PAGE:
Yes, that’s the trouble. It’s hard to hold to a rule when half the people are doing it “wrong”. I stand by my opinion that it’s wrong, nevertheless.

I agree with you, zentralzone. I never came across any music in my life, where an instrument (or singer) was transposing, when reading any kind of C clef. Therefore I would prefer, that a tenor voice would transpose down an octave, when wirtten in treble clef, but play back as written, when I change to Tenor or Bass clef.
Also I would ask for an option in Dorico, where I can decide, if I want clefs with an 8 (or 15) below or above the clef to transpose down or up or not.
Unfortunately there is a tradition to write music, where singers or instruments transpose the music down an octave, even if there is not an 8 under the clef. Therefore this has to be possible in Dorico as well.

Sometimes we will have to remember that notation is just a tool to help reproducing real music. It is a pragmatic helping tool. It shows the way, but it does not bind you or force you along a certain path. There will always be an interpretation of the signs involved. So notation is more a helping hand and not just a set of rules. Sorry about my bad english…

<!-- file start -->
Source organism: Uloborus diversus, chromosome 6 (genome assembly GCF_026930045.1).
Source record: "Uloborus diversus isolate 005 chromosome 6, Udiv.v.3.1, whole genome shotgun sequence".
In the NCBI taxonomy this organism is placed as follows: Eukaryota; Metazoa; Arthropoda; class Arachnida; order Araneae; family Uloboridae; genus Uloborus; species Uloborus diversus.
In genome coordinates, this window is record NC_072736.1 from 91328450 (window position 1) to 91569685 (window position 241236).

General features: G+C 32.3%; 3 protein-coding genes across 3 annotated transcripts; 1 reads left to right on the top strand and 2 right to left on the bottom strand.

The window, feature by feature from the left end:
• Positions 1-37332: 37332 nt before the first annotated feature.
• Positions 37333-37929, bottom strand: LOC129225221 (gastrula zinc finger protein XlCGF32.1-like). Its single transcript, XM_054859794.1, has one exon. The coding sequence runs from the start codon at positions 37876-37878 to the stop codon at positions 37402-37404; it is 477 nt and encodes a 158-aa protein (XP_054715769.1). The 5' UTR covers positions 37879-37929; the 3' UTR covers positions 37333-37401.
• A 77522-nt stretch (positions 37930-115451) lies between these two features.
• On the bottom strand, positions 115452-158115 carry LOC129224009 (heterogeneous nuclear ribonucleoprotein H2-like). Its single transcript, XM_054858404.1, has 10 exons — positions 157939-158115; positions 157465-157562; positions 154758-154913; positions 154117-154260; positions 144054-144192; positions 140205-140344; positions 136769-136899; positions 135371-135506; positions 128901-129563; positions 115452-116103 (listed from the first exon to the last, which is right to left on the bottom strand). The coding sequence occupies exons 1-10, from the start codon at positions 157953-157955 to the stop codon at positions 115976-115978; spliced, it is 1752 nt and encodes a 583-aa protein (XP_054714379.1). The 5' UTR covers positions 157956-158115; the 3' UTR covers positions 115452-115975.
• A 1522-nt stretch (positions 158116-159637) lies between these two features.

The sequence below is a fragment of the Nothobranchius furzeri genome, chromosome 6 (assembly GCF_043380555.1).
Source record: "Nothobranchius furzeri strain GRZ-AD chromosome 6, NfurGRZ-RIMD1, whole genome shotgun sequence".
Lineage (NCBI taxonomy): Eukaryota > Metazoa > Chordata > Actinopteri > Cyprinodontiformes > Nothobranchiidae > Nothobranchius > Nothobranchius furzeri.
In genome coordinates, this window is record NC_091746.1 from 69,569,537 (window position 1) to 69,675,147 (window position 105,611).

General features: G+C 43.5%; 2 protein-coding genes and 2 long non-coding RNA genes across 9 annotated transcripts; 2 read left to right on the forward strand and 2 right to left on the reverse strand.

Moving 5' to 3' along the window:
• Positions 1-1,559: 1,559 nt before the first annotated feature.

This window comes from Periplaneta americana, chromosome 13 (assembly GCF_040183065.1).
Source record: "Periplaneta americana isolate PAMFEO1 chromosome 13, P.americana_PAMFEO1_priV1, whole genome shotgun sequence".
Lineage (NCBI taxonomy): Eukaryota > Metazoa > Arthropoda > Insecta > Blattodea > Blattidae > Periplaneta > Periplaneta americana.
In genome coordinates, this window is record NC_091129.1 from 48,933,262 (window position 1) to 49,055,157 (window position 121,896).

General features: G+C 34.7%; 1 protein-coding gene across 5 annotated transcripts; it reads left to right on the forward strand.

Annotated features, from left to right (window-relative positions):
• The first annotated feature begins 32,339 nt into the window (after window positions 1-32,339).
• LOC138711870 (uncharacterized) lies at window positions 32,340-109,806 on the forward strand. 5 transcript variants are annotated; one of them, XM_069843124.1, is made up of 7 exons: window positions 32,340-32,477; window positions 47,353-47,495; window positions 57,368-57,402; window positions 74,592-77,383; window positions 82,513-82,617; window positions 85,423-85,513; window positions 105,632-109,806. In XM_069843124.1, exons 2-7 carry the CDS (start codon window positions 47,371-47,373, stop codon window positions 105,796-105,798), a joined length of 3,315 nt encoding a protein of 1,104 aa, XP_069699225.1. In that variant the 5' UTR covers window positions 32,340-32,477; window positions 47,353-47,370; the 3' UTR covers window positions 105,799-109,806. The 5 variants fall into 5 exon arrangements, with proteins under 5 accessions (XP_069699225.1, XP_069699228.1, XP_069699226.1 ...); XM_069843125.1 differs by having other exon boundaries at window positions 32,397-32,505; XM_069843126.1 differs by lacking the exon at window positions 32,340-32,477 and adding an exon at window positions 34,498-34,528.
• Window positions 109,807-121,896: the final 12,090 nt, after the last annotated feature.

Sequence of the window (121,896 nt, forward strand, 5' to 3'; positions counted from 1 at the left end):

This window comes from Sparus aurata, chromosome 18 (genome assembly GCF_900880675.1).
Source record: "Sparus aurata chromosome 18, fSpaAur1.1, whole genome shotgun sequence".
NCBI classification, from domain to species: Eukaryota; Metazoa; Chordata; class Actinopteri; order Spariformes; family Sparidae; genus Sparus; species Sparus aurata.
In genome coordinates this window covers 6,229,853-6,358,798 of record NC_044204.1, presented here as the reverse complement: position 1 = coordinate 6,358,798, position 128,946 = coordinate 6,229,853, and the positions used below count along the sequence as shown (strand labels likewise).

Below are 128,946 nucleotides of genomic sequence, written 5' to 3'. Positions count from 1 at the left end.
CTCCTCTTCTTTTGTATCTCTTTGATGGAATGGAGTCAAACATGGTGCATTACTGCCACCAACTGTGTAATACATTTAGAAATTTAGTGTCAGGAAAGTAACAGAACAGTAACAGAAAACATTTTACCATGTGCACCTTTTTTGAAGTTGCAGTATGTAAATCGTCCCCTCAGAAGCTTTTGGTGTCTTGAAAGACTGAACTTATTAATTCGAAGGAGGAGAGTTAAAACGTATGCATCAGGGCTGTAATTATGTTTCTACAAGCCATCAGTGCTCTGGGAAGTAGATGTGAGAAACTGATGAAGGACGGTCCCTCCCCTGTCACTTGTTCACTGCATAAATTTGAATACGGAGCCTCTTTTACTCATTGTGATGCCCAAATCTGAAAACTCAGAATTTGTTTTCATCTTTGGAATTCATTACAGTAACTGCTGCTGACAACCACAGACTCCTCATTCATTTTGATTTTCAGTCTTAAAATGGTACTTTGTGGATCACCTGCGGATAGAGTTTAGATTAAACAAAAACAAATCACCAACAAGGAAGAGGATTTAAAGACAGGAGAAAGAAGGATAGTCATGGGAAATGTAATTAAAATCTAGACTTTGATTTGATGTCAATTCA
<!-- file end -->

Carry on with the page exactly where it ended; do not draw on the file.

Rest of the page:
I think two basic issues for Dorico’s implementation of the Tenor voice in HALion are:

  1. What will happen when Tenor and Bass voices are combined on a single staff with Bass clef, as many Hymns do?
  2. The range of the Tenor voice (however you define its transposition) does not include the full tenor range; nor do at least several of the other choral voices in the HALion library. I can compensate for “transposition” but if I run out of notes at the top or bottom of the range, I am in trouble simulating the music.